I get names from a bunch of different places- I have a baby name book that I get ideas from, and I really like messing around with names... a buddy of mine came up with Rori, when I already had the last name, Firehawk- I tried to think of other names, but I eventually just started thinking of my pyrokinetic Sith/Dark Jedi chick as Rori! (Doesn't Rori create a much different impression from the more familiar spelling of Rory???)
I think one of the best names I ever came up with was Dasheri Nichos, for an Imperial Cadet chick... and then there's my Jedi dude Marc Zion. :-) Sooo, what impressions do you get from those names?? hehehe.
Date posted: 1/28/2002 9:40:10 AM
Uhhh what twins??? I thought Guerri was the only one in JEDI APPRINTICE!
Author: Impyrial Scrybe
Date posted: 2/12/2002 1:17:28 AM
Impyrial Scrybe's Comments:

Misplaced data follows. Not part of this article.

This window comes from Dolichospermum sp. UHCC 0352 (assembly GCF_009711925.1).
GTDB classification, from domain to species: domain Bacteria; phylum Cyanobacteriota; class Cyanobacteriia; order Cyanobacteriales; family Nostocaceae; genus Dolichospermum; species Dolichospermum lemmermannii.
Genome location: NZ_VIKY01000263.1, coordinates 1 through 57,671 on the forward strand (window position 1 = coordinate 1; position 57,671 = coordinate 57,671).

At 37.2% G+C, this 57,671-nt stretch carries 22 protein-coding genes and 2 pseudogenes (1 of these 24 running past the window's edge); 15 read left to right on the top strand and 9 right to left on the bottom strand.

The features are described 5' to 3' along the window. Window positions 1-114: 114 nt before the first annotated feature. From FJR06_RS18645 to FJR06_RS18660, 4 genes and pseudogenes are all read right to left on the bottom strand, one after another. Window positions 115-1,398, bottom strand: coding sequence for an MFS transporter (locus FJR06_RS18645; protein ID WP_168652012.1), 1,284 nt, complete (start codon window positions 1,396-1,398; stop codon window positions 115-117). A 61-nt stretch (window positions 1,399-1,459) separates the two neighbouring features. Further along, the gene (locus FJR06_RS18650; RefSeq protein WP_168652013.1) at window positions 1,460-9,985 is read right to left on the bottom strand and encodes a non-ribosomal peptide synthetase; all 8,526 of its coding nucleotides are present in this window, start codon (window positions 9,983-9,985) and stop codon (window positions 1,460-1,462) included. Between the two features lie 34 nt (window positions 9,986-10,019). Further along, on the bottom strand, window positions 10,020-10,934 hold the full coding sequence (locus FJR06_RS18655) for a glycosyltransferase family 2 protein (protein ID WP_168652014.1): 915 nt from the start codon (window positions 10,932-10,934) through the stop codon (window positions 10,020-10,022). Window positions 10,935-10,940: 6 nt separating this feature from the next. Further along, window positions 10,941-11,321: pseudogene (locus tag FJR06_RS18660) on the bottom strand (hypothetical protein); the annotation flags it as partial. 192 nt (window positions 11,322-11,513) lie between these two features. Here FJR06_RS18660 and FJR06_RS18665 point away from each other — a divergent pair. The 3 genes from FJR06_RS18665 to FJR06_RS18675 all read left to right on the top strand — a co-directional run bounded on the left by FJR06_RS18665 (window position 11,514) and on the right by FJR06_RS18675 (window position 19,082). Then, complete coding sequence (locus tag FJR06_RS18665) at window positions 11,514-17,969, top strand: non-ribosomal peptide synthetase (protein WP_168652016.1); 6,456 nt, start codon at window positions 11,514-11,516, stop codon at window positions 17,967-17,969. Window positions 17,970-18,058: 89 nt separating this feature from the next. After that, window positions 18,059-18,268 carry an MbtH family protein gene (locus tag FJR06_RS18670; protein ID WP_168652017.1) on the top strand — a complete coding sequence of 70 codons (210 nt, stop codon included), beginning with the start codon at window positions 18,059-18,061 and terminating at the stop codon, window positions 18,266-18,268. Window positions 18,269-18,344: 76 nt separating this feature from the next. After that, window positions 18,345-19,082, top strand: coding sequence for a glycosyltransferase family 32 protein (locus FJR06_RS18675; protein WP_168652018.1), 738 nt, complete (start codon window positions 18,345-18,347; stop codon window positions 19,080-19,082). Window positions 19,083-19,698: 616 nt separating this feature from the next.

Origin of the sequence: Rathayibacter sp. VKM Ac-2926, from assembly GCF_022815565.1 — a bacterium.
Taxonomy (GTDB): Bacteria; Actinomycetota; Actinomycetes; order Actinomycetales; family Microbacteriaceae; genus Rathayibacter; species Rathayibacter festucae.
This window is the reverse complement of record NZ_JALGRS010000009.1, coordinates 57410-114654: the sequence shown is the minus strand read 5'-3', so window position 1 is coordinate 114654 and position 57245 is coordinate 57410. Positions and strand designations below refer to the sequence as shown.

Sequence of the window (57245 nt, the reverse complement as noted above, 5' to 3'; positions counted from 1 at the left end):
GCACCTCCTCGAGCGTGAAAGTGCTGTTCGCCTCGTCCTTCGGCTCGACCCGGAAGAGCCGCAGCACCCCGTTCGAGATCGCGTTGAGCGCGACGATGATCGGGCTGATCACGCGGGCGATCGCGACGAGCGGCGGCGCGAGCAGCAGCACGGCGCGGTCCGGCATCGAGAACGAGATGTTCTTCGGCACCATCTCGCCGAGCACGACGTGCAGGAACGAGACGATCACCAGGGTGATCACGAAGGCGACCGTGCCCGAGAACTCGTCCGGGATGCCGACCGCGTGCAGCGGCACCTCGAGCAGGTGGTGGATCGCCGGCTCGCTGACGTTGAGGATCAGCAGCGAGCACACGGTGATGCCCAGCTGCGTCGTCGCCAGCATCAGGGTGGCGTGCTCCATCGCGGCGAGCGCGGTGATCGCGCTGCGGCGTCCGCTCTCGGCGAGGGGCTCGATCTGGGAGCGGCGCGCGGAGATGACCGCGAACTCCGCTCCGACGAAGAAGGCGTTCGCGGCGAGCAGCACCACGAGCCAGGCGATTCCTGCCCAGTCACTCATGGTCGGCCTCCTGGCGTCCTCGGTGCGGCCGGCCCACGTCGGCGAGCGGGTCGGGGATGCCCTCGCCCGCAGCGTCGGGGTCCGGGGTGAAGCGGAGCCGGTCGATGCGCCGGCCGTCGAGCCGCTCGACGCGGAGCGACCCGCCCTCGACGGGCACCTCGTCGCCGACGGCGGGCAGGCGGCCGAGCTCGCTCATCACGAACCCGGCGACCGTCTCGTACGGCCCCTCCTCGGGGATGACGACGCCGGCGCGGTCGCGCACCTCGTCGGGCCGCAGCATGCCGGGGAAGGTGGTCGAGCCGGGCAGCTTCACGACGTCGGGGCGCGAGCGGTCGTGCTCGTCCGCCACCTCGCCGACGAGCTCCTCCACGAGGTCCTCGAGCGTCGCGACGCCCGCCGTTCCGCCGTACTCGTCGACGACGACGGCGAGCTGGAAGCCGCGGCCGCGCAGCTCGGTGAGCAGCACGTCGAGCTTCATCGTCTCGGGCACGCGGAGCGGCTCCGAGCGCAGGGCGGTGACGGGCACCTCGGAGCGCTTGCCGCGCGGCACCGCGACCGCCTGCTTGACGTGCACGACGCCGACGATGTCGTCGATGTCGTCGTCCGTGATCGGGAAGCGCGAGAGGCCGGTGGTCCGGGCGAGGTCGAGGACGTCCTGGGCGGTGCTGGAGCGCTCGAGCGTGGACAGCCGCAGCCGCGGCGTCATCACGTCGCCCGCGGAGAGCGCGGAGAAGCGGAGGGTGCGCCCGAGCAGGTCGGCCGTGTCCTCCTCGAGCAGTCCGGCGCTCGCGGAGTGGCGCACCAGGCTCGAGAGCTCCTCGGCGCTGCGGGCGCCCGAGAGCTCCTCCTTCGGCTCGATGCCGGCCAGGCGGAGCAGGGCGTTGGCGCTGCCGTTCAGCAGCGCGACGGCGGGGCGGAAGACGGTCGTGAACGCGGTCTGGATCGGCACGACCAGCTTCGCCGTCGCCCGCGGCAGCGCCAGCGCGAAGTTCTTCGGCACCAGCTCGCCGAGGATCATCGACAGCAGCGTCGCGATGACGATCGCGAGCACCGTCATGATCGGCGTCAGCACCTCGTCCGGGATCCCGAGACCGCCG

I disagree with the points in this article about trendy names, for two reasons. First, when I was born, my parents gave me a horrible name! It was so awful that I will not even disclose it here! I have since gone through a lengthy court proceeding to have the problem repaired, and doing so has been one of the best things I have ever done for myself. Second, ample research has been done that supports the fact that people with trendy or popular names simply do better in school, and in life, for that matter. I read about this when I was in the process of having my name changed, and presented several citations and examples to the judge as evidence for my case. The judge agreed, and approved my petition for a complete name change (first, middle, _and_ last). Granted, while some negative associations may be unavoidable, as the author notes, people, and characters, with trendy names are simply more attractive and have an advantage in being successful. An alternate spelling can also a unique twist to an already attractive name.